Old 23-04-2010, 02:13 PM
Sconhome Sconhome is offline
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Quote:
Originally Posted by ronny78 View Post
What are the guidelines for limits on heights/lengths of walls when building with 4" solid blocks ? All the boundary walls in our estate are built with 4" blocks.

R-
1.20m high.
Pillars at maximum of 6m intervals with expansion / contraction joints.
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  #7  
Old 16-09-2010, 09:24 AM
abc1234 abc1234 is offline
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ONQ you advise that" Construction details like this should be discussed with your engineer and not rest on the advice of any tradesman less than a master blocklayer or master bricklayer."

Can you advise on how best to find an engineer for this kind of job.

I need to get quotes for a quite extensive garden wall - site slopes and has other features, so I know that it is not a straightforward job to be given to the first brikkie that comes along... but I don't know where to get the right advice.

Any tips much appreciated (South Dublin area) or if you could PM me any names I could contact?

thanks in advance
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Old 16-09-2010, 11:28 AM
build4less build4less is offline
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Guys no point making a mountain out of a mole hill here. The girl just wants to build a straight forward wall. And by the sounds of it if she gets her hands on a good blocklayer this would be a straight forward job providing there are no anomilies we do not know about with the conditions of the area in which this wall will be built.

Bringing in an engineer to design a garden wall makes me laugh, all this is doing is creating an expense that may not need to be incurred. A good builder (not gerry builder) will do this for her with his eyes closed for god sake.

Stop complicating a simple job and get on with it.

Alison yes you will need pillers on your wall as outlined in the previous threads. You are staying within the 1.2m height for a 4" wall so your fine but if you go higher than this you will need to go 225mm. This is a 4" on the flat, this will also double the amount of blocks you use and you will still need pillars.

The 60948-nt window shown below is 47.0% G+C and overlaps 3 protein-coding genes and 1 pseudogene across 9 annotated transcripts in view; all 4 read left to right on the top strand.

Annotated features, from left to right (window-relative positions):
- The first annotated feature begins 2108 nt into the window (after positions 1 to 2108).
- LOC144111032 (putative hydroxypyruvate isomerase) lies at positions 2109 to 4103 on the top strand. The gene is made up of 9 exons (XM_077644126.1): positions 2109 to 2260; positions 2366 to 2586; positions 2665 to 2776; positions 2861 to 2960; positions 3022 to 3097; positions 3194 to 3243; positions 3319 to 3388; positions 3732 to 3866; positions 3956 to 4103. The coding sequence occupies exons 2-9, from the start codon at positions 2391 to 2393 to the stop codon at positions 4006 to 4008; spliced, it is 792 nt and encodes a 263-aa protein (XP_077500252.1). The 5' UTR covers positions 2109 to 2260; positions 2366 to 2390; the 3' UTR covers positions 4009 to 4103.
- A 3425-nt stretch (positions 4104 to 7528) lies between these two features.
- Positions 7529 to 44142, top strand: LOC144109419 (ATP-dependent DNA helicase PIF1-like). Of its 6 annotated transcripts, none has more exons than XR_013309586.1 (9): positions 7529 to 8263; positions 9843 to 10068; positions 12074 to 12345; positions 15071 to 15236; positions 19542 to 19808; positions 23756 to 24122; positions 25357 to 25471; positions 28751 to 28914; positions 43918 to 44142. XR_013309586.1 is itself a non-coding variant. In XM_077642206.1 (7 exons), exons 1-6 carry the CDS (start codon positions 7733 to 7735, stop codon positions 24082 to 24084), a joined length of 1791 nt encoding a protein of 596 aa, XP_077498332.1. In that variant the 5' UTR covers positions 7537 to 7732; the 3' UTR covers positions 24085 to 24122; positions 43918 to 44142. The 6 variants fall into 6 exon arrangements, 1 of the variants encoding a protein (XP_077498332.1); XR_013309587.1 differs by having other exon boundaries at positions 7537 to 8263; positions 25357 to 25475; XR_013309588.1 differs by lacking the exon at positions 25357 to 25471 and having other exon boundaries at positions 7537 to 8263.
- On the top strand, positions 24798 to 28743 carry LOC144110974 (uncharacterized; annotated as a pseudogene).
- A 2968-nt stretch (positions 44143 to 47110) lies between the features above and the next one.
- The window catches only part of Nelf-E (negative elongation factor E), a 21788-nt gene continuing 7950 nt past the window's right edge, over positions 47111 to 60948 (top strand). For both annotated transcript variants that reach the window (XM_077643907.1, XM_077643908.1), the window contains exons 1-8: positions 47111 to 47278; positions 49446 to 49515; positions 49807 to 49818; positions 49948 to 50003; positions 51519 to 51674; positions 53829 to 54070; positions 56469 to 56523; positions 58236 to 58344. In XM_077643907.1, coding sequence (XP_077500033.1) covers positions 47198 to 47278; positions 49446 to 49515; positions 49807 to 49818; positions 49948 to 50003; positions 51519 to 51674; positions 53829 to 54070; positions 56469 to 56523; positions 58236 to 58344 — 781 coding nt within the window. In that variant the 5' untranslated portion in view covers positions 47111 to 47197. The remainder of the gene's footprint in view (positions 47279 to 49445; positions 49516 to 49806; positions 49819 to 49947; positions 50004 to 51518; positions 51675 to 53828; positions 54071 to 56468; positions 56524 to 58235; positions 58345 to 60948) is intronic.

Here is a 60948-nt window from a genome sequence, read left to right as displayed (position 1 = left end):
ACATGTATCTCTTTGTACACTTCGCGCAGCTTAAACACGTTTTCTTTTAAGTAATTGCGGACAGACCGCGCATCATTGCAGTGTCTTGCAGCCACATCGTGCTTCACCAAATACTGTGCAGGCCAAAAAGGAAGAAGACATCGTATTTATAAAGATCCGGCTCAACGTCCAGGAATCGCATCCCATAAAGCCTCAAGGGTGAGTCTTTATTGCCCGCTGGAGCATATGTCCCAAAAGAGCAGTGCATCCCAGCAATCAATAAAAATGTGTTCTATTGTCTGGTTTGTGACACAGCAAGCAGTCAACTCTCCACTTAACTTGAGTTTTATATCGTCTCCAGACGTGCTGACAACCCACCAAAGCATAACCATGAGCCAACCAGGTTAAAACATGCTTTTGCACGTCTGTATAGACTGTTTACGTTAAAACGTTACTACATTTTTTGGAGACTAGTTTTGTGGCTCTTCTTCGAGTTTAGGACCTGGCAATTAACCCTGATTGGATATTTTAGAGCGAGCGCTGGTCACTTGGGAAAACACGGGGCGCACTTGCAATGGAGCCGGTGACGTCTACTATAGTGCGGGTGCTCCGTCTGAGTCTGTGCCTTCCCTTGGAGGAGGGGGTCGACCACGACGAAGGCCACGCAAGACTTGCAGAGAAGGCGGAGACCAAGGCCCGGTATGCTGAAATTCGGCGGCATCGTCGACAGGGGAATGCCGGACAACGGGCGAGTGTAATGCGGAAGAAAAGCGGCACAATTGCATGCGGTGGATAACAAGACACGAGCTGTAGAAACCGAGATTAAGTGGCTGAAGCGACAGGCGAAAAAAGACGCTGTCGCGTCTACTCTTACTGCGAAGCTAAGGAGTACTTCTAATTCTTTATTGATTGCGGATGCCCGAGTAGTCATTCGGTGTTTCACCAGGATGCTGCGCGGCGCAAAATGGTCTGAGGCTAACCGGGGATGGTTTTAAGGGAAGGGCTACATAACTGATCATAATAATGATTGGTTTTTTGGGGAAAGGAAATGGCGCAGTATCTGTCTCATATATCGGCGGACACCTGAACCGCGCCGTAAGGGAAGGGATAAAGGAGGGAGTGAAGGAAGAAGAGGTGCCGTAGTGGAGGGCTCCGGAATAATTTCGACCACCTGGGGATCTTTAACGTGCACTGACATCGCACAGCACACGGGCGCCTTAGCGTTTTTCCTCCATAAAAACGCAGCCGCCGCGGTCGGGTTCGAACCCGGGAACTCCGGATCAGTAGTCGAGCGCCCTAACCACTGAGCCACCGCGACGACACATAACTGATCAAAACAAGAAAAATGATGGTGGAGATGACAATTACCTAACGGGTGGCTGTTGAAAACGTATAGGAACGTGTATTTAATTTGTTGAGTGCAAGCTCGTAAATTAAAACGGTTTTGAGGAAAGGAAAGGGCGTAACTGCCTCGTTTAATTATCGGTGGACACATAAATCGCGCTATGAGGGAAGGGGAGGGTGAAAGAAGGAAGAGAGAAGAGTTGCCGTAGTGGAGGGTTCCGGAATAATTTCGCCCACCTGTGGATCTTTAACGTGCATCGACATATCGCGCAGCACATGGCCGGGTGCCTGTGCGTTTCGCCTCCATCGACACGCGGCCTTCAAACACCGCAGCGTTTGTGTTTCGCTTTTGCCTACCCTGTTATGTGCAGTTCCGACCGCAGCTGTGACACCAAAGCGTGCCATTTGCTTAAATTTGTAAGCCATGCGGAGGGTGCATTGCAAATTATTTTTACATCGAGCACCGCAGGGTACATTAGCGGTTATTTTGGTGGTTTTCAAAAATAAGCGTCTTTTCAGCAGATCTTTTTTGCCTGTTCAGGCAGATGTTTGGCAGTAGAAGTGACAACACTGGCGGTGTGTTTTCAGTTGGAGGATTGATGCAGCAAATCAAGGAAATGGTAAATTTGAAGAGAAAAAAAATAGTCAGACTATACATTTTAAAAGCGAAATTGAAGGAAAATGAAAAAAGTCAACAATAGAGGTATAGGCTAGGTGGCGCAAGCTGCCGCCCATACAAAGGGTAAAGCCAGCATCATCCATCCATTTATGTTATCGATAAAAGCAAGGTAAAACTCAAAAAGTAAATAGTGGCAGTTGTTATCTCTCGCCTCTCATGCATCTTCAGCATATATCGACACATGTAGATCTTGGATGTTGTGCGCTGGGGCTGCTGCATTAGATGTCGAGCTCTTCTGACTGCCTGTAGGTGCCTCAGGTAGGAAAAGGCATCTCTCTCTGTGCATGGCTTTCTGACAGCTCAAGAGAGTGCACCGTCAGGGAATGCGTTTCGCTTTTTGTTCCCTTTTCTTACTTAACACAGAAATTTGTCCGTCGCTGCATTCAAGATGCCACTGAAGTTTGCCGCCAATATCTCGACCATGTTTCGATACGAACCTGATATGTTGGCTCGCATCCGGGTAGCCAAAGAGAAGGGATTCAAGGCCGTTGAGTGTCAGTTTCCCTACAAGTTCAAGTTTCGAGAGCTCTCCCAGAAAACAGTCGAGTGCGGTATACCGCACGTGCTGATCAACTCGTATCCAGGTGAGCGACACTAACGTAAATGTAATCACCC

You will need approx 6" of concrete for your foundations and a bit of re-bar steel in this would not go astray. Give the concrete a few days to set and away you go. I have often build on foundations for a house the following morning after pouring the concrete in the evening before.

If there are water table issues just put some weep holes in the blockwork approx 50mm wide x 225mm high along the bottom course of blockwork to allow any water flow not to build up in anyones garden.

Simple job done in a few days if we were all to listen to the other threads it would take a month to do and a mile of costs to go with it.

Build4less.ie
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  #9  
Old 16-09-2010, 01:09 PM
onq onq is offline
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Quote:
Originally Posted by abc1234 View Post
ONQ you advise that" Construction details like this should be discussed with your engineer and not rest on the advice of any tradesman less than a master blocklayer or master bricklayer."

Can you advise on how best to find an engineer for this kind of job.

I need to get quotes for a quite extensive garden wall - site slopes and has other features, so I know that it is not a straightforward job to be given to the first brikkie that comes along... but I don't know where to get the right advice.

Any tips much appreciated (South Dublin area) or if you could PM me any names I could contact?

thanks in advance
At the risk of highjackign this thread [mods please thread split if appropriate] I'll venture this reply.

The answer to your question is not as straightforward as you might have expected from reading the reply you refer to.
For wall on a sloping site in an area of high amenity value and possibly good orientation and/or views I would advise you retain a good designer.

This is because the design of a substantial boundary wall can enhance a property or else devalue it, if it is done crudely or inappropriately for the main house.
Getting advice from an engineer and a builder on construction details doesn't offer advice any on designing the wall in relation to its materials and appearance or planning constraints.

To some this may sound a bit over the top, but on a sloping site there may be several planning issues even where you intend to keep the heights within the exempted development limits.